I will be honest about my first reaction when I was asked this question, and my immediate first thought was that this was a question that I was not the most suited person to answer. I felt that I did not have the tools to work through this question, as I have never really felt the inner need to question my being a woman. As a cisgender, white, and traditionally pretty girl, I am aware of my privileged position, and of how such a position has hindered me from thoroughly interrogating my identity as a woman. On top of this, I feel so deeply imbued with societal expectations of who and what I am supposed to be, that it is incredibly hard for me to genuinely identify what, intrinsically, it is to be a woman. I feel that being called her or she matches my being, I fully identify as female in each and every sense and, while acknowledging the performative quality of gender, I have never felt a clash between my genuine sense of identity, my sex, and the gender assigned to me at birth. Thus, I find it hard to explain my womanhood: it has never really been a question for me. Being a feminist and - obviously - not believing in gender essentialism makes it extremely hard for me to say what, ‘essentially’, makes me a woman.
So I stopped and I thought, thoroughly, about what it means for me to be a woman. Because I could not come up with something that I intrinsically felt, I started thinking about what it factually means to be a woman. For me, it has meant having a feeling of not being whole. It has been feeling forcefully reliant on other people. It has meant that I hated my voice and my laughter because the man I loved did. It has been living for his gaze, always for another gaze that was never my own. It has meant that life has always been a performance. It has meant working on my high, ‘feminine’ pitch, having to check my anger, being called crazy. It has been humiliation and fear, feeling worthless and invisible whenever I did not manage to make a man love me. It has meant playing my sexuality like a card, my body like a prop, my face like an indisputable element of my CV. It has meant silence and endless waiting. It has meant lack of agency. It has meant feeling ugly if I did not shave my legs for a week. It has meant feeling like a goddess when I lay topless on a beach and men stare at me. But none of this has truly meant that much, other than asserting the stage-like-ness of the world and the performativity of my place in it.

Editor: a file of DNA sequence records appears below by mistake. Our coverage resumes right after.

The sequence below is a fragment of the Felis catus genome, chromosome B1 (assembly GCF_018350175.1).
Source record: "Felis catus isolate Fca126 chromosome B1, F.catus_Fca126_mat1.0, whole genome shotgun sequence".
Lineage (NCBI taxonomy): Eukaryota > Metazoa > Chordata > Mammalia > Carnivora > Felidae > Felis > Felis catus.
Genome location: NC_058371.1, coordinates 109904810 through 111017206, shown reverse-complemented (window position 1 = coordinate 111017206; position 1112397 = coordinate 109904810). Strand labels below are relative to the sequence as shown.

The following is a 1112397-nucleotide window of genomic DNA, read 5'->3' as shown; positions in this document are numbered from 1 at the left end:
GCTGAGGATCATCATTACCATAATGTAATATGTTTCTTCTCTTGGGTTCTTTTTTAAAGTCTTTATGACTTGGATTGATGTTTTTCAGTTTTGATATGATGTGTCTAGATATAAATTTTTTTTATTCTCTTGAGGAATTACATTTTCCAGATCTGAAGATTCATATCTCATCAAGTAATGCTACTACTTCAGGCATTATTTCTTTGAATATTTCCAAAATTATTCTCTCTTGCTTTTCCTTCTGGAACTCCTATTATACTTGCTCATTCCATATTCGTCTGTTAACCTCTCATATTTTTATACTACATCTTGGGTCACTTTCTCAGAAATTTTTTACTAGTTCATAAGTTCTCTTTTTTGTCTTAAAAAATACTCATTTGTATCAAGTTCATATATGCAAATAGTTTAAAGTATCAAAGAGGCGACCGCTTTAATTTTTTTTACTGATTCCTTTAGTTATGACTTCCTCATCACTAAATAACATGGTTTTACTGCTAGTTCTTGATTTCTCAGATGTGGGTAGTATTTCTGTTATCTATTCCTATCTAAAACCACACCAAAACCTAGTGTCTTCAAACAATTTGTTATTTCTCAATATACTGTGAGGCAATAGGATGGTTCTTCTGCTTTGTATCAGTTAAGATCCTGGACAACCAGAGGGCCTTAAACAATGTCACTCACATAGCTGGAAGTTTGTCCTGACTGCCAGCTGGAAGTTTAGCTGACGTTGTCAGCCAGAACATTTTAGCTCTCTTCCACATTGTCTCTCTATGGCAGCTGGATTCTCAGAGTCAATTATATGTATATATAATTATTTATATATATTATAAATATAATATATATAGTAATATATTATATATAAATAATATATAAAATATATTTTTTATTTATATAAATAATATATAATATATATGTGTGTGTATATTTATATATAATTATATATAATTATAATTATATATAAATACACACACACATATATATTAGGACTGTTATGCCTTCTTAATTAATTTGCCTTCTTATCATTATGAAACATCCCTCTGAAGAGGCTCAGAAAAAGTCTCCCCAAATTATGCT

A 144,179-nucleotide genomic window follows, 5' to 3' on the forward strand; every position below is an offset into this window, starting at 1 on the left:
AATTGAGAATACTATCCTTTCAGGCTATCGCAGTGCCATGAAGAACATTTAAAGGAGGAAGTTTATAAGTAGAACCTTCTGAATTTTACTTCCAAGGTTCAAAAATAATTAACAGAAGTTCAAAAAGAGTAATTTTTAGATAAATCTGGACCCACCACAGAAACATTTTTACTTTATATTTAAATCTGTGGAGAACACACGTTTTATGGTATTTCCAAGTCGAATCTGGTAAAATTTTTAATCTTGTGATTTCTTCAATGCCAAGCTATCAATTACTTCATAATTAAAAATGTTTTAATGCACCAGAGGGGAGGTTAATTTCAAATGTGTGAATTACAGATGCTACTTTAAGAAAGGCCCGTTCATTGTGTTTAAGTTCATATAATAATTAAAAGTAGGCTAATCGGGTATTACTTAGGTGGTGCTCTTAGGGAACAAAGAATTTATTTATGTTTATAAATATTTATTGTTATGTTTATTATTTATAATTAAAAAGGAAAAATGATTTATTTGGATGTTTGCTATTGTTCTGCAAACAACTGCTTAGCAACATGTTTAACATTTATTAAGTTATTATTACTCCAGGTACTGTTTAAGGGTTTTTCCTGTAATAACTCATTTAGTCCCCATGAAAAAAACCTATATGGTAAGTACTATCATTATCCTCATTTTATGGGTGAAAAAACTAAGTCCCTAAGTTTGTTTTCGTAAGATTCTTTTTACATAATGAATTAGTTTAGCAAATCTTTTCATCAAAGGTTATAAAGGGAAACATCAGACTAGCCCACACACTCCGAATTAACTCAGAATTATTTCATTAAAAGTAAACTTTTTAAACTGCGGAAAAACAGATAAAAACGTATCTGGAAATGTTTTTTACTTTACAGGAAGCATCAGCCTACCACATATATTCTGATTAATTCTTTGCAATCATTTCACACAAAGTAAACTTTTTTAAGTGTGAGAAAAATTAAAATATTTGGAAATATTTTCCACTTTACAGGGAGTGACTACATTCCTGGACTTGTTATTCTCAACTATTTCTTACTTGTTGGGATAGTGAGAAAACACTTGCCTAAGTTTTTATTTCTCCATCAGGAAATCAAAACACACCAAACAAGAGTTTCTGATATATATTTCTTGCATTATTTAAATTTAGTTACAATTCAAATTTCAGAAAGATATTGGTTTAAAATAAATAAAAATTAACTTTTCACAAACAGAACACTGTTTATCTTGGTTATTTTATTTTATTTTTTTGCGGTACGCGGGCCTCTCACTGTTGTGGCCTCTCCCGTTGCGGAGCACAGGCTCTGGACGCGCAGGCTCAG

Thinking about what it means for me to be a woman on a structural level is what let me to identify what it actually means to feel like one. And it is not feeling 24/7 graceful, it is not embodying an illusory binary of being either a virgin or a whore. It is the potential for survival. It is the ability to be reborn. It is not the flexibility of the body, but the flexibility of the heart. Stronger and kinder going hand in hand, I feel deep my capacity to regenerate more than any other trait. My period is a metaphor for this cycle, but not all women have periods. But we are circles, swirling, wavering magic, unending power to be able to survive even when we do not thrive: because we do not need to win every time, because we can get back up after a loss, because we, much like water, win by persisting, by twisting strategically. Yes, being a woman is having a powerful capacity for survival, for rebirth, for hope, both innate and acquired.
Maybe this is where our affinity, as women and femmes, comes from. It possibly springs from looking at each other and thinking ‘I know we have been through battles, and I also know your inner strength’. Being a woman, and having lately come to terms with the power of being one, has allowed me to reinvent myself, to maintain a fresh, ever-growing energy. It has made me feel a sense of collective bond: we are all Lady Lazarus, and looking at my fellow women’s strength is what has made me say: ‘me too’, what has enabled me to discover my own voice and imbue the world with it. We, together, represent the ultimate power of unity. We are stronger because we are strong in our vulnerability. We have the power to be creators of life - our own life - , not always in the traditional sense, but in a much deeper and illuminating one.
Tiare has an amazing blog of her own, check it out at thelittlemermaidsvoice.wordpress.com
Or find her on her insta @tiaregmora